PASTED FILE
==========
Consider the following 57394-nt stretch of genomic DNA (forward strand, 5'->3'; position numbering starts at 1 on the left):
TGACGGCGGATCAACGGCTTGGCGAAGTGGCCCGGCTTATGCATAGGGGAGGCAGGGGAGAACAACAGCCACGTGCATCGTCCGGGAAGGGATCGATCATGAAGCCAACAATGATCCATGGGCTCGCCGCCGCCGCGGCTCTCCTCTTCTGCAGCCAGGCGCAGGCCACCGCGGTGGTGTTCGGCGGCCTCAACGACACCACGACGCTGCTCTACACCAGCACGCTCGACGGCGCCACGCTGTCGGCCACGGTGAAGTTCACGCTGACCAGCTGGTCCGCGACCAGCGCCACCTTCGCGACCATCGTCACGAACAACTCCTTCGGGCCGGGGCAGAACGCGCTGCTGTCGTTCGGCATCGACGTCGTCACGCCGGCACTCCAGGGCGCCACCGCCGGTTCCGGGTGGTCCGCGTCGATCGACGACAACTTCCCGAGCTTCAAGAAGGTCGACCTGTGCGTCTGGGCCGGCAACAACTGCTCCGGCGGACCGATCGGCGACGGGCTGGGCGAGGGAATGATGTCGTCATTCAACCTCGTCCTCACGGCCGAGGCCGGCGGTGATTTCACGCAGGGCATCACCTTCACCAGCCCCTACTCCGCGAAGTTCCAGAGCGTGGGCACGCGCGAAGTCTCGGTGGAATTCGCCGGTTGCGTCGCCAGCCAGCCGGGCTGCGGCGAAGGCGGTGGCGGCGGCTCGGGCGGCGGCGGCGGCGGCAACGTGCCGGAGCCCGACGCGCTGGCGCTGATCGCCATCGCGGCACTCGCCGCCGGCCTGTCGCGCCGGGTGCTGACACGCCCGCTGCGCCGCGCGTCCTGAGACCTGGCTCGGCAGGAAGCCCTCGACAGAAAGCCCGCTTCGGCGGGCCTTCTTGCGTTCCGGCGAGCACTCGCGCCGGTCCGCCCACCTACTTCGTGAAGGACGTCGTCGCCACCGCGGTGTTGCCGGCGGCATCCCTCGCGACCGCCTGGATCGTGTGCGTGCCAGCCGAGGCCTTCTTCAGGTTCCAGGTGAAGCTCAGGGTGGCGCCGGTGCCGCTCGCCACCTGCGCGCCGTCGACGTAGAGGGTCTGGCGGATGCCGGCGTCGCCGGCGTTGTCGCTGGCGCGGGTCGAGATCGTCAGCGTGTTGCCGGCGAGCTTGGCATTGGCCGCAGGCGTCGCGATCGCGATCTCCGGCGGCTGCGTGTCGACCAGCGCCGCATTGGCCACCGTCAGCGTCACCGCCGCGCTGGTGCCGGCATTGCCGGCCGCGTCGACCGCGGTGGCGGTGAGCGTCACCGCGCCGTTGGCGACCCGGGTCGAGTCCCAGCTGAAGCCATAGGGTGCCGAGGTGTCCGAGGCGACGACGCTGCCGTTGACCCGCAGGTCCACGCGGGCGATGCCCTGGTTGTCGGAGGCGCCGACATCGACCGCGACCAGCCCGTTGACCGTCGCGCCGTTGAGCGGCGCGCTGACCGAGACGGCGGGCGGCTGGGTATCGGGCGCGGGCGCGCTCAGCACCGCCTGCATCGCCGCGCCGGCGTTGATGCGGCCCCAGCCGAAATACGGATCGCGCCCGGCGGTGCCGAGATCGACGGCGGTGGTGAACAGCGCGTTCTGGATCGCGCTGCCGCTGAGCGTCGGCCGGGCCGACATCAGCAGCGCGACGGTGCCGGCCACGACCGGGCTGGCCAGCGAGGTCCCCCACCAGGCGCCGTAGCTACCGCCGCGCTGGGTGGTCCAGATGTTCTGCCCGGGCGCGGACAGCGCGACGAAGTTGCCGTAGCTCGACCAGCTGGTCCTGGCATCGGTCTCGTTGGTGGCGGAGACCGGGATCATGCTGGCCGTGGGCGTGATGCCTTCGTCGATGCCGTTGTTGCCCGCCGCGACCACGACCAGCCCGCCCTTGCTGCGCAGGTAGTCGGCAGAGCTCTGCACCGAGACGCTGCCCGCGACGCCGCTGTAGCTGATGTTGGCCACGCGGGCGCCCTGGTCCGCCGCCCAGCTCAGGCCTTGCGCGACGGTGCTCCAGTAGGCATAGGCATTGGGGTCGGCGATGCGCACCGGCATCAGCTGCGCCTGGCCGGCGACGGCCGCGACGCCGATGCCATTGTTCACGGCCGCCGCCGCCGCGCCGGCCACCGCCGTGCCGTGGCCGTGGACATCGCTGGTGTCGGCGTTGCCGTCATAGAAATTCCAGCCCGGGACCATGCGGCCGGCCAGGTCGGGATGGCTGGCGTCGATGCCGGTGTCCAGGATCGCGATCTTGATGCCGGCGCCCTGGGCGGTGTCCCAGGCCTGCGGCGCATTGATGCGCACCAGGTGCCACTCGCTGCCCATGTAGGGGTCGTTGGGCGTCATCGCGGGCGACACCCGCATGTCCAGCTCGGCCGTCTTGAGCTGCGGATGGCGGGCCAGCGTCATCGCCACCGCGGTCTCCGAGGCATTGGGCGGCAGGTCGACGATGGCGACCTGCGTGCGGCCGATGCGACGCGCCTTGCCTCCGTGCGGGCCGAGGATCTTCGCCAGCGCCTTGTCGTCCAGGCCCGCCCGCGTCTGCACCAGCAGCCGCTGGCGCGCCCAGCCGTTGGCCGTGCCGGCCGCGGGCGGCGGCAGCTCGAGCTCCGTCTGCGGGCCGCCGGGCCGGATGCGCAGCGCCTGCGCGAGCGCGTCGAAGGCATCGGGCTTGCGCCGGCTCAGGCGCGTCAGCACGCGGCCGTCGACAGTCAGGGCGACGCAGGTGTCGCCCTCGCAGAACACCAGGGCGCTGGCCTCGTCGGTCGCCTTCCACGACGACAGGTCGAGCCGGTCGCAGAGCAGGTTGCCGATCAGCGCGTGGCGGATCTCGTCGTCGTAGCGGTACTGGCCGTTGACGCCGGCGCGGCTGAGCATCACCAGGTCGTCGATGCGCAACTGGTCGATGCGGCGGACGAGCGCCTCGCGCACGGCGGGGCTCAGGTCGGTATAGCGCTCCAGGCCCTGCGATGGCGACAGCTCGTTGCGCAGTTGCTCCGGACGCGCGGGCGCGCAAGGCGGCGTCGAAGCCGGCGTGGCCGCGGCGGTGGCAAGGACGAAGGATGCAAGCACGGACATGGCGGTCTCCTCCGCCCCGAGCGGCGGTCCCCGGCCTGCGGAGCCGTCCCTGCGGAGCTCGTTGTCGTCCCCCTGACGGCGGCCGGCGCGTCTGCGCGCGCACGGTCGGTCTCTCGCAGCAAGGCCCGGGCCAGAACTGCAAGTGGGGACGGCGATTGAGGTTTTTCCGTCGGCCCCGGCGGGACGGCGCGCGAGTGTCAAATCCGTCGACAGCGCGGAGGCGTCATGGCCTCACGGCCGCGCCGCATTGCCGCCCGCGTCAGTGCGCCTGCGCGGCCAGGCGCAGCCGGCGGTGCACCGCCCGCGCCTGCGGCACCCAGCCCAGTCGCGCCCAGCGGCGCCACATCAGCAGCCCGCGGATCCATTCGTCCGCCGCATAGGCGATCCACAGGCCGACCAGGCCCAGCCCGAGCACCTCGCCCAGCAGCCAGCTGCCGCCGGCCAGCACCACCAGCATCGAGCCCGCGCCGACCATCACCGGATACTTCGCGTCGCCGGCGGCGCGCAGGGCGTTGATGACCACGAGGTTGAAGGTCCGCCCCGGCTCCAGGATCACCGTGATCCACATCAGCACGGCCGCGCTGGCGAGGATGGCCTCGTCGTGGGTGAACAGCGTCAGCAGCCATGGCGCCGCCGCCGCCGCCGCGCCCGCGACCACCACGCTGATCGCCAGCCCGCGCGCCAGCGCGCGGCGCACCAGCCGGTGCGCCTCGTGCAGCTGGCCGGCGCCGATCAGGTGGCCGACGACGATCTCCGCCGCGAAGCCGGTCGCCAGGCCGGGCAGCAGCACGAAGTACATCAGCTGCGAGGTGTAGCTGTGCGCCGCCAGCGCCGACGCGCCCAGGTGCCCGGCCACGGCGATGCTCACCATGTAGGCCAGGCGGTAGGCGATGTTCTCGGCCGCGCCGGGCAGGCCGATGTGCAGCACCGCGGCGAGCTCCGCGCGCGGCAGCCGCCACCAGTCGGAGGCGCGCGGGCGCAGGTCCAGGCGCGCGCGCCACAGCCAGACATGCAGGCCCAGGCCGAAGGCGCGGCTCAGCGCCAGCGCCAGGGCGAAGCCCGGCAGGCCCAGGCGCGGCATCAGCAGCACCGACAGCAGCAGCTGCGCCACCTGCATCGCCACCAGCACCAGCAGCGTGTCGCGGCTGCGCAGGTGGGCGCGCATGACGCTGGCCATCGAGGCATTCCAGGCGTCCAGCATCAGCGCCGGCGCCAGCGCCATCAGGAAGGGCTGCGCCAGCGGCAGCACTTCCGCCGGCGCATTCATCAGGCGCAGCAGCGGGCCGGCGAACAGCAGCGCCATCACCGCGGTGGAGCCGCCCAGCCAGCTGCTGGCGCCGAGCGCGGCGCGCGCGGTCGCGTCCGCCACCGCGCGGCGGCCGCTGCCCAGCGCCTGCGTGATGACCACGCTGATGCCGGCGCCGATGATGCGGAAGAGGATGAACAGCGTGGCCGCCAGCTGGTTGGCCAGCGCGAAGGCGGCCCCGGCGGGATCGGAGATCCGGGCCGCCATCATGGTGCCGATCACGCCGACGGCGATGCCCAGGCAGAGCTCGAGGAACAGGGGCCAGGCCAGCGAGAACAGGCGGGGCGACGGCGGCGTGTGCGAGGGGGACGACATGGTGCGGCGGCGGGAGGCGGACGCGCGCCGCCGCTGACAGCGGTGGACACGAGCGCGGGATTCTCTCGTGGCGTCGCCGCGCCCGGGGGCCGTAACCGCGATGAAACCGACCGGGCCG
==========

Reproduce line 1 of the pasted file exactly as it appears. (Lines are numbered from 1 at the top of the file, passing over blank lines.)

Consider the following 57394-nt stretch of genomic DNA (forward strand, 5'->3'; position numbering starts at 1 on the left):